It snuck in first of the year. Looking back I had begun to believe the lie that I was all “better now.” Nobody wants to be around a depressed person long. And I had an internal timer that had beeped me back to “normal.” The old habits of suppressed emotions sprang back up. My comparison monster told me that everyone was normal, without much blemish, so I needed to be normal again. It was so subtle. So tricky, how your own thoughts tells you lies.
When you start to believe the process shouldn’t include sadness and anger, the urge to jump ship is strong. And a habit of not checking in with your own soul happens. You’re scared of yourself and what might appear. You cover yourself with an artificial blanket of protection. Thinking that uncomfortable feelings will vanish in thin air. They don’t. When the intentional work of the heart quits being done, your heart becomes heavy. Overloaded with the junk of life.
It was no wonder I began the month of February, love month as they call it, with a darkness I could not describe. And when I wasn’t in the dark, I was in the cage of anxiety. With the anxiety suffocating me more and more each day. And I told no one. Hiding has always been my death medicine. With this relapse came waves and waves of shame. I could not make my heart, mind and body do what I wanted it to do. “Be well!”, I would yell. But it would not. It could not. I had forgotten that navigating the oceans of the soul is a process. A sometimes, long and painful process. Healing always comes with some sort of pain. If not, how else would you know you needed to be healed.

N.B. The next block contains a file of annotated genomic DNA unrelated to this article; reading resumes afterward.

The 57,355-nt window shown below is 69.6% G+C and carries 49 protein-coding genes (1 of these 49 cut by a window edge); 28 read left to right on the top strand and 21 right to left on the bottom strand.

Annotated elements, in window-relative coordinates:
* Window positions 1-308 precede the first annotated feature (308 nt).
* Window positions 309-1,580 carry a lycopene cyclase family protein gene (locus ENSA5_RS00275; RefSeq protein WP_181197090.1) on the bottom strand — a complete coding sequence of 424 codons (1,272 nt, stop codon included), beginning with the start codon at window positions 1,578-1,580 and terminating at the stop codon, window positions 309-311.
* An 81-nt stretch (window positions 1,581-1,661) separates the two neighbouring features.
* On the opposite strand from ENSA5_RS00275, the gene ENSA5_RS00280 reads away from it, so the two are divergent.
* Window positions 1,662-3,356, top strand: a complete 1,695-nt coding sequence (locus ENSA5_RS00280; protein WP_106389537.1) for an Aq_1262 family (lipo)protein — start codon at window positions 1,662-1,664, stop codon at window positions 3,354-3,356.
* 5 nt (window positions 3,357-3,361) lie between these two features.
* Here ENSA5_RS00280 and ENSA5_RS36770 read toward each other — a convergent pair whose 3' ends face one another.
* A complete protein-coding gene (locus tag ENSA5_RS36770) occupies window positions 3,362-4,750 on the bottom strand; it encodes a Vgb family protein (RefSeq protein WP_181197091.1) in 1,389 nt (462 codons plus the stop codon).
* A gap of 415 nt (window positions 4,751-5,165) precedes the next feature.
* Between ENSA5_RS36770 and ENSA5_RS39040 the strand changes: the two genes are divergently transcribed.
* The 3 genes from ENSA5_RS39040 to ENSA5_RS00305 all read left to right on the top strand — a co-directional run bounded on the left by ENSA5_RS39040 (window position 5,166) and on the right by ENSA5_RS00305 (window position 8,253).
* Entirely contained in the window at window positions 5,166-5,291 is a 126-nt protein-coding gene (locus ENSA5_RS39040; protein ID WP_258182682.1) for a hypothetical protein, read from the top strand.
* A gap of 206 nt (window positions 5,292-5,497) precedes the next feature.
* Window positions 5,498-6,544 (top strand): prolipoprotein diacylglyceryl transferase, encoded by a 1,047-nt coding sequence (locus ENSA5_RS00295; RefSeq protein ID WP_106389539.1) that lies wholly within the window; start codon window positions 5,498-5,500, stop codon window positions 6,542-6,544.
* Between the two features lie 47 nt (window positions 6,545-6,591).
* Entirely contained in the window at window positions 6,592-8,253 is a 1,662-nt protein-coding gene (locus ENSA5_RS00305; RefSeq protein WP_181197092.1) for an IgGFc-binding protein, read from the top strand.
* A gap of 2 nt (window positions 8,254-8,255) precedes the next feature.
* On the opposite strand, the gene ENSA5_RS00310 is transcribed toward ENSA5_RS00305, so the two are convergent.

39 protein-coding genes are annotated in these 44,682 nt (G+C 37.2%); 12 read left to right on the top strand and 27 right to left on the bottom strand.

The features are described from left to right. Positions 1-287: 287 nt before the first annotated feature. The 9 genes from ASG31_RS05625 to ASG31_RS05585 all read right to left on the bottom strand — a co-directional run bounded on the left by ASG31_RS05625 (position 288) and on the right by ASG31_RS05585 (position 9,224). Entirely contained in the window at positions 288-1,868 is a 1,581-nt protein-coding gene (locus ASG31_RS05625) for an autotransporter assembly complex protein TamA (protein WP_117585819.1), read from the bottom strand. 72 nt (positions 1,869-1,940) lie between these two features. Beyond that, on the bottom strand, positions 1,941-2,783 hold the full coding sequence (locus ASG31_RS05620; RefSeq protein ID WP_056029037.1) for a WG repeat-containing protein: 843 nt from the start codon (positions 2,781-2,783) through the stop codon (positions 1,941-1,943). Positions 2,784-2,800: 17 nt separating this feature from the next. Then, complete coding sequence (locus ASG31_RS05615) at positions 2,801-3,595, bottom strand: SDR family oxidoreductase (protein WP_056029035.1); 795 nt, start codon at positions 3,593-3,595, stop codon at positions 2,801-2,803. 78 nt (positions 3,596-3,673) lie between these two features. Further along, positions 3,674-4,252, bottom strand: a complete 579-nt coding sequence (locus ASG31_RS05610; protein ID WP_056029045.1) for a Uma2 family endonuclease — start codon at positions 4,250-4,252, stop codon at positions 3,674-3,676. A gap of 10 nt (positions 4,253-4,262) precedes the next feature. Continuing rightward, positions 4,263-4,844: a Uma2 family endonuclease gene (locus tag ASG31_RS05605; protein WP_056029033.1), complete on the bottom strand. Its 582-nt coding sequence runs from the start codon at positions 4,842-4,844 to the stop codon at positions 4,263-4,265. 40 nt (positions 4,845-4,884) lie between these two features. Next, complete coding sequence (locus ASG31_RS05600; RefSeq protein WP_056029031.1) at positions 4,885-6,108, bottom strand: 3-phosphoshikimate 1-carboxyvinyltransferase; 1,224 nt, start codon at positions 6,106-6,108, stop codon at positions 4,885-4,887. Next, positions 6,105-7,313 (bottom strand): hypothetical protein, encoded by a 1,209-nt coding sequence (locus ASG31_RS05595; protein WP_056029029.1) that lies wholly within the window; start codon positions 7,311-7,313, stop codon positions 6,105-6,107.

So I hid for some time in the dark rooms of my mind. The isolation and shame dancing around each other, choreographing a number along my heart. I believed the lie that there is no goodness, no true love. I felt life will always be this dark. That maybe there was no light after all. I was convinced that if people knew the ugly inside me they would go running. So I walked around the world with my heavy coat of protection. And when I was in the comfort of my home, I’d crawl in bed and push the covers over my head. Hoping that sleep would make it all go away. Even if just for a little while.
And the day came when being a functioning depressed person is no longer real. The illusion becomes shattered when your husband has to stay home from work because you can’t get out of bed. Or when you’re up all night with a suffocating anxiety. My body began to ache because my emotions were proving to affect my physical body.
That is what it was like. My journey into depression.
My healing has come slow and intentional. I can’t afford to coast through life without paying attention to my own soul. And so I got myself back in therapy. And started learning to connect my emotions to my physical body through yoga. I spoke out my truth again and again and again. I made sure to ask for help when I needed. To set boundaries for myself. (I’m still learning that one!)
Depression is complicated. Layered. There are no simple answers to the complexity of it. The light is a bit more than the darkness now. And joy has begun to spring up. I feel myself more days than I don’t. And grace. There is buckets of grace around here. Some days are still harder than others. But I am allowing grace to be knit into the fibers of my being this time. Remembering to be kind and show compassion to myself. To take deep breathes and hear the quietness whisper words of wisdom to me. Sometimes slow brings about the most change. The deepest change.
***I couldn’t find who took this picture. I found it on pinterest.***